Close to some big cities but relatively isolated, only about 56 people were killed.    The low death toll was also a result of the Forest Service, the local county sheriffs, and Weyerhauser Timber restricting access to the area around the mountain, a popular recreational area.

In the Path of Destruction has two sections, narratives of events before and during the eruption, and many eyewitness reports collected by author Richard Waitt, a USGS geologist present at Mt. St. Helens starting in March 1980, when the volcano started coming alive and throughout the eruption and aftermath.  Three weeks after the eruption he was in a bar talking to a man who had lived through the eruption and realized the stories of witnesses could add to scientific knowledge of the event.

This book is one you lose sleep over.  Do you remember May 18, 1980?  Those people do, their memories are as vivid now as my memory of the day Kennedy was shot.  Waitt interviewed a wide range of people from USGS geologists, pilots in the air nearby when it blew, campers, loggers, and local residents who survived.    Their stories are why the book kept me awake.  The author’s narratives are well researched and written.  He puts the science, events, and the human story into a book that will hold even those who are not geology geeks.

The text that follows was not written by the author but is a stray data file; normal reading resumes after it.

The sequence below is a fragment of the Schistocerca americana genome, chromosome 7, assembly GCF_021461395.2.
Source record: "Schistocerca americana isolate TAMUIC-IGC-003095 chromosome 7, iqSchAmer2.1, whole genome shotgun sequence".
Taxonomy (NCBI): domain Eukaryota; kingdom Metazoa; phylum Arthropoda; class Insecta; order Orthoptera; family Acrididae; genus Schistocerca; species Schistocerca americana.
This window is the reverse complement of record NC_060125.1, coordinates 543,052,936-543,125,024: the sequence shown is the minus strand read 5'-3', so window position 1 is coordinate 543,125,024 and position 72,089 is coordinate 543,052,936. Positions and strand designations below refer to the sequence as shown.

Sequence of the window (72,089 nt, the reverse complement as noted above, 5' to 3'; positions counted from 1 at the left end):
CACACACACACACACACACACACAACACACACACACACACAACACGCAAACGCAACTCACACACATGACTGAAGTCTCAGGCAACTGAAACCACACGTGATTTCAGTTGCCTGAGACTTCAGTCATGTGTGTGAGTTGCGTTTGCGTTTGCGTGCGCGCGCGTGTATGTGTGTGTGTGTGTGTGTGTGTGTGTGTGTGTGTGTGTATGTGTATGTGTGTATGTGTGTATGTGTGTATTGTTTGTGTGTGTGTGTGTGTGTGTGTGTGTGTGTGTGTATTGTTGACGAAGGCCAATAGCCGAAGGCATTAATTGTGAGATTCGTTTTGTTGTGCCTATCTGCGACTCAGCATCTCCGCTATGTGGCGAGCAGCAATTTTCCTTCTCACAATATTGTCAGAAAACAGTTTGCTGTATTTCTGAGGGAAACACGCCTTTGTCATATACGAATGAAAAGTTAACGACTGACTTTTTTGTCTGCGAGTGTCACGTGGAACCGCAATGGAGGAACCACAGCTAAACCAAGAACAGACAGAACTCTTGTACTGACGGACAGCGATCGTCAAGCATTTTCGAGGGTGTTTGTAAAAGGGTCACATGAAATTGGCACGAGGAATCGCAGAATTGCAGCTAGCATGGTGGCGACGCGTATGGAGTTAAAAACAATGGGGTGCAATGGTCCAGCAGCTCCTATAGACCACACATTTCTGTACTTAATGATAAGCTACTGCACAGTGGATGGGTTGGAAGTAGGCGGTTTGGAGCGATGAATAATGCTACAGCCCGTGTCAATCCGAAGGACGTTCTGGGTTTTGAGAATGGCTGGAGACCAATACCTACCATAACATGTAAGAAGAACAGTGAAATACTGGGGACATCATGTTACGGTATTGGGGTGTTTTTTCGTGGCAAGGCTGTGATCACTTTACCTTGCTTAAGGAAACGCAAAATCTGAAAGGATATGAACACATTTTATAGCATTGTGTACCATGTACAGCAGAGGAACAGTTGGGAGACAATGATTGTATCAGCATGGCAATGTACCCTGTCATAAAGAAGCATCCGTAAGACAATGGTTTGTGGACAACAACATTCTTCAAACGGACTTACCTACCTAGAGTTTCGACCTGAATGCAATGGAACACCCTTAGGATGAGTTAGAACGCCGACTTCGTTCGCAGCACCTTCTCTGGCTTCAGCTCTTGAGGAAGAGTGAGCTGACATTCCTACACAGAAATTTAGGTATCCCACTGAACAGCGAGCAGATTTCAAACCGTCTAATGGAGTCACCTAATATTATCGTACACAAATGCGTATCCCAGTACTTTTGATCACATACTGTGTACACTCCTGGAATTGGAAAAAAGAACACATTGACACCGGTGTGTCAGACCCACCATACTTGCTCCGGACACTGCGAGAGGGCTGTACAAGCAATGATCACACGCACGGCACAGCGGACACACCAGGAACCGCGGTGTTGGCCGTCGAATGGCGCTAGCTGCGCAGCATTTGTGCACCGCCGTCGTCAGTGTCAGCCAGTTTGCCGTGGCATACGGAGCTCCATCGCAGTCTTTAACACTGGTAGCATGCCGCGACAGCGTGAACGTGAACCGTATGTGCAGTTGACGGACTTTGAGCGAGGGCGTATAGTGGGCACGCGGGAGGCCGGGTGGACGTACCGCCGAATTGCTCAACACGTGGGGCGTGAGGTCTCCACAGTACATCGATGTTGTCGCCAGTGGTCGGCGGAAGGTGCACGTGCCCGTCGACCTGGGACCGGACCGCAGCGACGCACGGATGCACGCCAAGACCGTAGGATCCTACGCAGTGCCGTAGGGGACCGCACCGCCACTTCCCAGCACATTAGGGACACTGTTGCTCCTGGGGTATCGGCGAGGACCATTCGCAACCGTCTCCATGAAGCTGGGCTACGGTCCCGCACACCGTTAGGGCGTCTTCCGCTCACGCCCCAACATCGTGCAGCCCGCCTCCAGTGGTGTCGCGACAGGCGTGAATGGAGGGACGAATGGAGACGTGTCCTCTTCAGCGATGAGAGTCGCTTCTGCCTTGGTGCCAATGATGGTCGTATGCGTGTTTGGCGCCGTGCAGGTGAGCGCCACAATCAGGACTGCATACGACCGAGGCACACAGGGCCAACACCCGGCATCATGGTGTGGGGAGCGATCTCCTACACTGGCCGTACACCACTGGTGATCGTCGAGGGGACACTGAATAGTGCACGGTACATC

The Big Boom

The Big Boom

In fact as a geology geek, I found myself wanting more science.  That is probably good for most readers.  A big part of the story is the unusual behavior of the volcano before it blew.  There were hundreds of earthquakes in the two months before the big eruption, accompanied by venting, minor ash falls, and the formation of a small crater.  The strangest phenomenon was the formation of a huge bulge on the north side of the mountain.

The bulge grew about five feet every day, accompanies by swarms of small earthquakes  some of the USGS people thought were from magma intruding into the bulge.  The bulge grew, with vertical cracks forming on its face.  Some thought a major eruption was imminent, others thought it would be a relatively minor event.  Politics kept moving the roadblocks back and forth, with logging being allowed outside the immediate danger zone.  It’s tough enforcing a roadblock with logging trucks coming out of the closed area.